Dr. Binkhorst disagreed with Mr. Cluen’s opinion that the pumping activity at Washington Village had altered the groundwater flow in the area between the USTs’ former location and 50 Day Street for any significant period of time. Based on his own observations and the observations of others he concluded that the top of the water level table at or near the USTs’ site had remained approximately the same, at 4.0 to 4.3 feet above sea level, during the period of time from the tanks’ excavation in May 2003, to the period immediately before the pumping began in April 2004 through the September 10, 2004 measurements. Transcript September 28, 2004, 68-75; Exhibits 526, 571, 606.

The evidence with respect to the groundwater level near the USTs at the time of their excavation in 2003 and later remedial excavation in 2004 is somewhat unclear. There is an amalgam of pictures and personal observations which were interpreted in several ways. For instance, Mr. Zubarev of Brooks Laboratories testified that the tops of Tanks 1 and 2 were 30 inches below ground before being removed. Transcript September 24, 2004, 75. Mr. Cluen did his calculations on the basis that he heard Mr. Zubarev say 13 inches below ground. Transcript September 29, 2004, 79. Using the figure 13 inches (1.08 feet) Mr. Cluen, noting that pictures of the May 2003 tank removal showed water about halfway up the six-foot diameter tanks, calculated that the groundwater was at an elevation of 5.9 feet above sea level. If the tanks were actually 2.5 feet below ground this elevation would actually be 4.48 feet. Mr. Dynia, an associate principal of GZA who was present at the site when the USTs were removed on May 28, 2003, noted that Tanks 1 and 2 were located 30 inches below grade. Exhibit 633. The defendant’s calculations, which indicate the groundwater level near the former UST site did not fall significantly between May 2003 and September 2004 are more persuasive.

Having reviewed all the evidence the court concludes that the Partnership has not proven by a preponderance of the evidence that the groundwater flow is down gradient from the area of the concededly leaking Tank 3 toward 50 Day Street. The groundwater elevation measurements taken in August and September 2004 show that the groundwater runs northward and away from the northeast corner of 50 Day Street. Nor has the Partnership proven that this groundwater flow is an anomalous, or temporary condition. The evidence is mixed, at best, with regard to whether the groundwater elevation at the UST locations in September 2004 was significantly lower than in prior years. There is no evidence CT Page 8755 that the 2004 pumping created an artificial inverted cone or depression in the groundwater level. Each groundwater elevation reading on NHA property is progressively lower in elevation the further north the reading is made. There was no evidence that the groundwater level starts to rise again north of the area where the pumping took place because there were no readings in that area. In addition, there was testimony from those present at the pumping that groundwater rather rapidly refilled the excavation where the pumping was taking place, and of course over three months had passed from the cessation of pumping before the latest elevation measurements were taken.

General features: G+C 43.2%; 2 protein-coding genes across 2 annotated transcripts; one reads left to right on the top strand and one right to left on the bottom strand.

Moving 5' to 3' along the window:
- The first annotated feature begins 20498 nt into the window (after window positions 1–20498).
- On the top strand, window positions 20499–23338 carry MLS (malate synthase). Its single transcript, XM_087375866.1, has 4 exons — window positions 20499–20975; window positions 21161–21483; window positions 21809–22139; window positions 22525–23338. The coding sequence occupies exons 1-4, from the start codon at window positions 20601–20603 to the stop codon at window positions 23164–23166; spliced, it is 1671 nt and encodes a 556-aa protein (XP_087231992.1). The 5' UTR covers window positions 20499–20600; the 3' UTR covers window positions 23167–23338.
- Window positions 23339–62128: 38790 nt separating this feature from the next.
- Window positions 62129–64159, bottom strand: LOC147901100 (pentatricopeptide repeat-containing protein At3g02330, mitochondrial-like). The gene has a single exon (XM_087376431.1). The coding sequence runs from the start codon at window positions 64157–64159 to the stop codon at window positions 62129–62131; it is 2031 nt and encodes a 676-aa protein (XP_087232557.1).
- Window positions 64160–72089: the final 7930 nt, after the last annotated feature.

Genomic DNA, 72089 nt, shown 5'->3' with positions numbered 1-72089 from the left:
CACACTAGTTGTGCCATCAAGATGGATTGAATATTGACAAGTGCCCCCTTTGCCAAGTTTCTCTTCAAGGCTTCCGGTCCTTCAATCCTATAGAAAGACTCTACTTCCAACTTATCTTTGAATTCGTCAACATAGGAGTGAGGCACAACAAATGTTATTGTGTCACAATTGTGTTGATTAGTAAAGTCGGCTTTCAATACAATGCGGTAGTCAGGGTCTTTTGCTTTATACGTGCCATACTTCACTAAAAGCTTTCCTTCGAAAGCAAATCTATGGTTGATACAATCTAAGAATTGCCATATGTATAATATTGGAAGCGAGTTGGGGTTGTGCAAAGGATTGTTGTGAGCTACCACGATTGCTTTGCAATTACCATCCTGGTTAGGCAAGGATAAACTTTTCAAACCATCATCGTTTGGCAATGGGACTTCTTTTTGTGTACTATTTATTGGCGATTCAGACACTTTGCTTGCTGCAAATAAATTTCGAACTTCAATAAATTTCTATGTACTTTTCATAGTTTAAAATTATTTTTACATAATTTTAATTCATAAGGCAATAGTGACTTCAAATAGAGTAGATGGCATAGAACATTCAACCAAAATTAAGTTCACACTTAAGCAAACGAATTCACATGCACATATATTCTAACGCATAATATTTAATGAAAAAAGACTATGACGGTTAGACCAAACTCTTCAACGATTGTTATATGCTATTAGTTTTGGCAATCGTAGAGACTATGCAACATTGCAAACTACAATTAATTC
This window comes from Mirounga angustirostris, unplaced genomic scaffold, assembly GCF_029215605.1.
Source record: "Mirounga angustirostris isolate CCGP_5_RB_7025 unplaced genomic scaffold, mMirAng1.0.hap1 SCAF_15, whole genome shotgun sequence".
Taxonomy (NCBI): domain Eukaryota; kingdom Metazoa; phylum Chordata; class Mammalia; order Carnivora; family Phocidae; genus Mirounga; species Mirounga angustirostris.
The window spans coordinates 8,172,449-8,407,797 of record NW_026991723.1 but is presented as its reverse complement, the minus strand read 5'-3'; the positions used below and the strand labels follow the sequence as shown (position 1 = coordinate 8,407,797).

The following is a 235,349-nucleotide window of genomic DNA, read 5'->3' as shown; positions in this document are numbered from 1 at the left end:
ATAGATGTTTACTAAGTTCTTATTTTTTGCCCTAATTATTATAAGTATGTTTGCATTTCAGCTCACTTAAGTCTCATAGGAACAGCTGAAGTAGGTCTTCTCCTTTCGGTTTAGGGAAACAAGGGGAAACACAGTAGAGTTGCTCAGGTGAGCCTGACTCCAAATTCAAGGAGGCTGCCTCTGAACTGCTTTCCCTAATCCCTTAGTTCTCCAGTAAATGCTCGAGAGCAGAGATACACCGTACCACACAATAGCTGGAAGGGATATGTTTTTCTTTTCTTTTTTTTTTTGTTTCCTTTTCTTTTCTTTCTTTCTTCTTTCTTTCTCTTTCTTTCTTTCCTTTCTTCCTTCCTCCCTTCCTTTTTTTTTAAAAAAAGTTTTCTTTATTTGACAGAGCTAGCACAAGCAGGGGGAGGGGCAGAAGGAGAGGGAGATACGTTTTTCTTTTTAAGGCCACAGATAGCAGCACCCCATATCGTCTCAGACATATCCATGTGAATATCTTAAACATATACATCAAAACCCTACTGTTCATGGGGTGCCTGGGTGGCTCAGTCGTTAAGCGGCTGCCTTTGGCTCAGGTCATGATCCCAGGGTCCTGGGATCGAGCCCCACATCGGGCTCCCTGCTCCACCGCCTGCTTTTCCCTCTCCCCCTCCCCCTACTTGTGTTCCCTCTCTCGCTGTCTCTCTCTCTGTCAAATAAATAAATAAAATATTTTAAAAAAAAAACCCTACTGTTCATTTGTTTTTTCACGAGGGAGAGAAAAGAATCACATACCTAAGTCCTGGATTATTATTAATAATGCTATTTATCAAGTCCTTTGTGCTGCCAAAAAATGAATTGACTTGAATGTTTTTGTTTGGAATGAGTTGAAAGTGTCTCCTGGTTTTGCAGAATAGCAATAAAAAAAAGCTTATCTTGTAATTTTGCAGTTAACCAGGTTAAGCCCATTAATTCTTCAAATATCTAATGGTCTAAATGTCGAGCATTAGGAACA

The court also finds that there is insufficient evidence to prove that the contamination of 50 Day Street was caused by oil pollution migrating from Washington Village through the filled-in trenches where underground utility lines had been installed. Mr. Cluen testified that the excavation for and laying of utility lines can create a preferential path through which contamination can flow, and in this case could act as a tunnel through any groundwater divide that might exist along the property line of 50 Day Street. Transcript September 29, 2004, 109. Mr. Cluen pointed out that a map prepared by Yankee Gas indicated the existence of a gas line running south from an area near the location of Tank 3 about 25-30 feet east of 50 Day Street at a depth of approximately four feet below the ground. Exhibit 135. Mr. Cluen testified that this would place the bottom of the utility trench “below the water table on Washington Village and above the water table on most of 50 Day Street.” Transcript, September 29, 2004, 107. Mr. Cluen noted that one of the monitoring wells on NHA property near the gas line had a high level of contamination, and he hypothesized that the oil from Tank 3 could have entered 50 Day Street by way of the groundwater flowing south through the trench and spreading on to 50 Day Street. However, this opinion relies on Mr. Cluen’s estimate that the groundwater elevation near the tanks was 5.9 feet to 5.34 feet, a fact which this court has found not proven Id.